Traveling to Compete Came at a Price

Gift No. 2: From my earliest competitive days, I was lucky enough to get to travel for competitions. As I got older, the places I traveled to got further away. By high school, I was traveling around the U.S. and to France and Canada, all to represent my region and country. I learned to manage my academic commitments while traveling. I learned to be professional, and what it means to represent something bigger than you. I made lifelong friends and was teammates with people from all different backgrounds. I became a role model for younger girls. None of this would have been possible without skating. 

Sacrifice No. 2: To qualify for these events, training was a lifestyle rather than just something I did. It controlled when I slept and what I ate, and was behind all the times I had to say no to doing something with school friends. I remember being heartbroken when they finally just stopped inviting me. In college, it was at times the same story, and post-graduation it meant putting off my professional career to train full-time. These are the things that I chose to give up, but at the time they didn’t always feel like choices.

Chasing Perfection Is the Ultimate High

Gift No. 3: Do you know what it feels like to fail a million times and finally succeed? That’s the high that every athlete chases. To learn a new element or to prepare for a competition, I would fall thousands of times onto concrete-hard ice, with no pads. But when you put in the work, the results will follow. There is simply no better feeling in the world than landing an element for the first time or nailing a program at a competition. It is immediately and irrevocably instilled in you the reward of perseverance. It is to me the most powerful feeling and a lesson that defined who I am as a person. Nothing can compare to the feeling I get inside when I skate. It is the pure feeling of freedom, pride and success.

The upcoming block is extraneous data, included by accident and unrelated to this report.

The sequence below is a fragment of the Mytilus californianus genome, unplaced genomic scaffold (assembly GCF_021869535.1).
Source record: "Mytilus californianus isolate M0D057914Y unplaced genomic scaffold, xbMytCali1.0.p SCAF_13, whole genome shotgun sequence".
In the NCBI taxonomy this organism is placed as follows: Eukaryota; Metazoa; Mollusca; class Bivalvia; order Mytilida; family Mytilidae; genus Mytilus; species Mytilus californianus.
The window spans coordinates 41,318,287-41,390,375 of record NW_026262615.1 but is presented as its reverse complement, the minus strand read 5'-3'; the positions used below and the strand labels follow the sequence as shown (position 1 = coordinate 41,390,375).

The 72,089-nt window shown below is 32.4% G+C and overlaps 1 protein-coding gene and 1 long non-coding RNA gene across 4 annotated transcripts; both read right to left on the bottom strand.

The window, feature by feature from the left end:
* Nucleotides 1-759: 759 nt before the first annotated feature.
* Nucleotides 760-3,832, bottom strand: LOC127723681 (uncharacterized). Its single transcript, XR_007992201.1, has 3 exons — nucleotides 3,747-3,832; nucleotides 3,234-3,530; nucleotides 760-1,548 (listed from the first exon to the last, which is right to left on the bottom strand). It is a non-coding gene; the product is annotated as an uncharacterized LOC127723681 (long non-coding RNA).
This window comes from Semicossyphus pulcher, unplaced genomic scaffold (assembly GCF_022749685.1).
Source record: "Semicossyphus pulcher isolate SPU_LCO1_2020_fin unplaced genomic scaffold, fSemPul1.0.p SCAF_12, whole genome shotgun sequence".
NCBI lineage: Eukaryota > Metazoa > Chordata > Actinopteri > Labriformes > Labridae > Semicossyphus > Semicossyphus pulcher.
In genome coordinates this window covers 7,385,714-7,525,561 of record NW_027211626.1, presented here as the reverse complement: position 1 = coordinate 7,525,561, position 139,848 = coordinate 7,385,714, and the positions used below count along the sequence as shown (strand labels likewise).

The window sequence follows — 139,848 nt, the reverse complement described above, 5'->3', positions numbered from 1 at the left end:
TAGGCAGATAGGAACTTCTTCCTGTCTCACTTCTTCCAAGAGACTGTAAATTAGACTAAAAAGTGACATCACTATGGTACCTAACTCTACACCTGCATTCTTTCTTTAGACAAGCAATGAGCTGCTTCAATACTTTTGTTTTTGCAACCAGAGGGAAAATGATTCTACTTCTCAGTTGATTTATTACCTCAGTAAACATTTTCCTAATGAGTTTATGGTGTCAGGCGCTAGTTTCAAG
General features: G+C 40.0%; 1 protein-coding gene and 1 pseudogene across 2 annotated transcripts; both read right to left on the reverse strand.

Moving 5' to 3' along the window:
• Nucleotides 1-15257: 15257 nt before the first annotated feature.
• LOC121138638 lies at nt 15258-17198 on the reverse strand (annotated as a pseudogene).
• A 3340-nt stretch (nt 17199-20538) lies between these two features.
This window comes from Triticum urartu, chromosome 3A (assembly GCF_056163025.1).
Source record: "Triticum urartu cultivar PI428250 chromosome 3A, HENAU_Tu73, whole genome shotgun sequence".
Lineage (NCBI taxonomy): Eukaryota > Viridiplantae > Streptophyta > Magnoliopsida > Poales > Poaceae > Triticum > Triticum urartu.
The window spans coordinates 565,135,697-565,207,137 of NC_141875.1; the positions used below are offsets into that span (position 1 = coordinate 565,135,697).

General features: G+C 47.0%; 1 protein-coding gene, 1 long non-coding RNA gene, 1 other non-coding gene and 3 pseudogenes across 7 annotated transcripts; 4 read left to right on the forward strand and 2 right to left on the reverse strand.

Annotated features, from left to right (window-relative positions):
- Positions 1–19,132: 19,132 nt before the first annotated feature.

Sacrifice No. 3: I don’t have one. Of course, there are more sacrifices, ones that I still must deal with even though I’m now retired. But nothing can compare to the feeling I get inside when I skate. It is the pure feeling of freedom, pride, and success.

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Life After Figure Skating Is Just as Important as During It

I’m so lucky to have had the opportunity to chase my dream and truly dedicate myself to the thing I love. So why move on if I’ve yet to accomplish my ultimate goal? Simply put, the sacrifices no longer felt worth it. The pressures of the things I had given up, without me realizing it, were creeping their way into the light. When you are in it, you don’t feel the sacrifice or recognize the choices. You know they’re there—they’re just simply a way of life, part of what raised you. But like a light switch turning on, I suddenly, truly felt them. And so I decided I am ready to love myself, rather than just the sport. I am ready to reach for goals beyond the Olympics: leisure with friends, starting my career and eventually starting a family.

That was the hardest decision of my life. I had a dream and wholeheartedly believed in myself. There’s a part of me that will always feel I did not achieve. But there’s more to success than the Olympics. As the wisest woman in my life once told me, “You will always love skating. You’re not giving up—you’re growing up.”